Feeding the farmer | Country Guide
Should the world’s farmers really double food production by 2050? Media reports say it is true and many sources of exploitation seem to repeat it almost daily.
But not all experts agree. Dr. Mitch Hunter, director of research at the American Farmland Trust, analyzed the latest data and suggests that food demand is likely to grow somewhere between 20% and 60%.
This is still a lot, but it does not sound as difficult or refreshing as doubling world food production, especially when mixed with the kinds of yield increases we have seen in many crops since the turn of the millennium.
However, the other thing to say is that the 20 to 60 percent estimate represents a very wide range. Globally, this is billions of tons.
“It depends on how fast the world population and economy are growing and how fast people in developing countries are doing or not following Western diets that are very heavy on meat and dairy,” says Hunter.
Well, a lot was in the air even before the pandemic. “COVID-19 is slowing global economic growth and I think it is going to slow down food demand, which is tragic because in many cases it means that people are too poor to buy food,” says Hunter. “It will also mean that the emerging middle class in developing countries will be slower to move to a diet where, for example, they have steak on a regular basis.”
The COVID-19 pandemic is expected to affect fertility rates and global population growth, although again, this is hard to call.
It is difficult to put an exact number in future food demand. There is no surprise in this. What is certain, however, is that regardless of the number, it will have major implications and not just for agriculture.
It will also create new questions and new twists on old ones. For example, increased food demand should be good in terms of exploitation, right?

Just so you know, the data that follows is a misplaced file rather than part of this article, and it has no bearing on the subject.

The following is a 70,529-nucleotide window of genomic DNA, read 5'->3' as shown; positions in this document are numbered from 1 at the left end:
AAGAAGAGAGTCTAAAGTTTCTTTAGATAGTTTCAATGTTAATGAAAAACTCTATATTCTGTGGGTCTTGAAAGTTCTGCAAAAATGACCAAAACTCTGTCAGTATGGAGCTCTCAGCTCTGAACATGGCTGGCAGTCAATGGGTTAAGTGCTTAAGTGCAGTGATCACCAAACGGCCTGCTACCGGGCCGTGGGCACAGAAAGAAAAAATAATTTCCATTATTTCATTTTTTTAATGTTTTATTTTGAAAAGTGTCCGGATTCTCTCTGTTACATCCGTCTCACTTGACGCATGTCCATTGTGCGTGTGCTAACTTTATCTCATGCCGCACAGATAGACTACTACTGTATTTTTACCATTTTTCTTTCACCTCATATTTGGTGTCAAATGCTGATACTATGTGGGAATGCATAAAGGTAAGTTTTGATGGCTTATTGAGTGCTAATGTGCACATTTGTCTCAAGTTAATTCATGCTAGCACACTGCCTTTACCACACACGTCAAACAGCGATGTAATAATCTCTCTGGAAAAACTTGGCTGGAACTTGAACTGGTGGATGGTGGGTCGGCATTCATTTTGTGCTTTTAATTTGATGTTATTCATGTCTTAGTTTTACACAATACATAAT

Yes, maybe, says Hunter. “It creates the expectation that markets will explode, demand will be very high and we will need more and more product, which is a promising future for a farmer who always needs to have a market to sell to. “
The problem is, the narrative that says we need to double food production to feed so many more people on the planet will be pushed at all costs?
Says Hunter: “What we need to do is radically rethink the way we value agriculture and its products and motivate policies and markets so that farmers can prioritize sustainability and conservation. in parallel with production “.
Even more recently, global agriculture has struggled with oversupply and low prices. It seems that every commodity group is trying to find new ways to use their crop, whether it is a new feed or for human consumption or for fuel or industrial purposes.
“When we compare it to where we are headed, with more demand by 2050, we know we do not want to expand farmland, reduce forests and convert wetlands,” says Hunter. “Right now, farmers, in many cases, want to build healthier soil, protect water quality, promote wildlife and all the other environmental benefits that come from agriculture, but all the market incentives. is to maximize production and reduce costs. “This set of incentives does not recognize that land, water and other natural resources are finite and we need to think about them in the long run.”
Technology has been around for decades as the great global solution, but we may be forgetting a very important thing. Hunter argues that many of the best tools and knowledge already exist on the farm to enable food production to meet demand in a sustainable way.
“We know how to make a farm more sustainable, we know that farmers need to grow a different set of crops, have complex crop rotations, include perennial crops, disturb the soil as little as possible, add organic inputs such as manure, compost. and crop cover, keep the soil covered all year round. “The challenge is to create systems that reward them and allow them to do these things and have a profitable farm,” says Hunter. “There are leaders showing the way, individual farms that have found how to combine a system that uses this diversity and complexity to their advantage, and leverages green processes, but the market is still pushing for high volume and low cost.”